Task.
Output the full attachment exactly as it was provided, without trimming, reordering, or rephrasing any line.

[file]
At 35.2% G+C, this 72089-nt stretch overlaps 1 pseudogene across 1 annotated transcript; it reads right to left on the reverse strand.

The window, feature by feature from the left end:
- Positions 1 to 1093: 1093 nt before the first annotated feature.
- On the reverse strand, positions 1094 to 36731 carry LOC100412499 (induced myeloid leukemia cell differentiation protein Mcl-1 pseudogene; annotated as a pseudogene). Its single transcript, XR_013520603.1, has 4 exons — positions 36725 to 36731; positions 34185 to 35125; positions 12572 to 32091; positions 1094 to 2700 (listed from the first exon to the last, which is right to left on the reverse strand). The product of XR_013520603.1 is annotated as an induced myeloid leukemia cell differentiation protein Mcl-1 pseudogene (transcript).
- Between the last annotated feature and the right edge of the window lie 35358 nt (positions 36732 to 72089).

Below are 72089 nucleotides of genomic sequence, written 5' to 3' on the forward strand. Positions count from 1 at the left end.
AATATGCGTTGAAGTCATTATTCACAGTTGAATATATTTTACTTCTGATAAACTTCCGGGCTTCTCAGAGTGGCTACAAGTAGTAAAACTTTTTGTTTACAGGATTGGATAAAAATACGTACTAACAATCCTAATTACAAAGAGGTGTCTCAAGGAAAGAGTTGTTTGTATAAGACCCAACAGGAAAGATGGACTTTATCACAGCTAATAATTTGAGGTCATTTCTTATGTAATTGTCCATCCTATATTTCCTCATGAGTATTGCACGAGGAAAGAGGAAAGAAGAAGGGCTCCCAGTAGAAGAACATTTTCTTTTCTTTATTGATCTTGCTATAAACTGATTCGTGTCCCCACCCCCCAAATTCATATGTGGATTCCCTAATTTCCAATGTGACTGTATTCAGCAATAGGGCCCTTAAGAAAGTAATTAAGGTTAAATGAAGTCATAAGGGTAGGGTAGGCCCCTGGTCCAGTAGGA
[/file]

At 35.2% G+C, this 72089-nt stretch overlaps 1 pseudogene across 1 annotated transcript; it reads right to left on the reverse strand.

The window, feature by feature from the left end:
- Positions 1 to 1093: 1093 nt before the first annotated feature.
- On the reverse strand, positions 1094 to 36731 carry LOC100412499 (induced myeloid leukemia cell differentiation protein Mcl-1 pseudogene; annotated as a pseudogene). Its single transcript, XR_013520603.1, has 4 exons — positions 36725 to 36731; positions 34185 to 35125; positions 12572 to 32091; positions 1094 to 2700 (listed from the first exon to the last, which is right to left on the reverse strand). The product of XR_013520603.1 is annotated as an induced myeloid leukemia cell differentiation protein Mcl-1 pseudogene (transcript).
- Between the last annotated feature and the right edge of the window lie 35358 nt (positions 36732 to 72089).

Below are 72089 nucleotides of genomic sequence, written 5' to 3' on the forward strand. Positions count from 1 at the left end.
AATATGCGTTGAAGTCATTATTCACAGTTGAATATATTTTACTTCTGATAAACTTCCGGGCTTCTCAGAGTGGCTACAAGTAGTAAAACTTTTTGTTTACAGGATTGGATAAAAATACGTACTAACAATCCTAATTACAAAGAGGTGTCTCAAGGAAAGAGTTGTTTGTATAAGACCCAACAGGAAAGATGGACTTTATCACAGCTAATAATTTGAGGTCATTTCTTATGTAATTGTCCATCCTATATTTCCTCATGAGTATTGCACGAGGAAAGAGGAAAGAAGAAGGGCTCCCAGTAGAAGAACATTTTCTTTTCTTTATTGATCTTGCTATAAACTGATTCGTGTCCCCACCCCCCAAATTCATATGTGGATTCCCTAATTTCCAATGTGACTGTATTCAGCAATAGGGCCCTTAAGAAAGTAATTAAGGTTAAATGAAGTCATAAGGGTAGGGTAGGCCCCTGGTCCAGTAGGA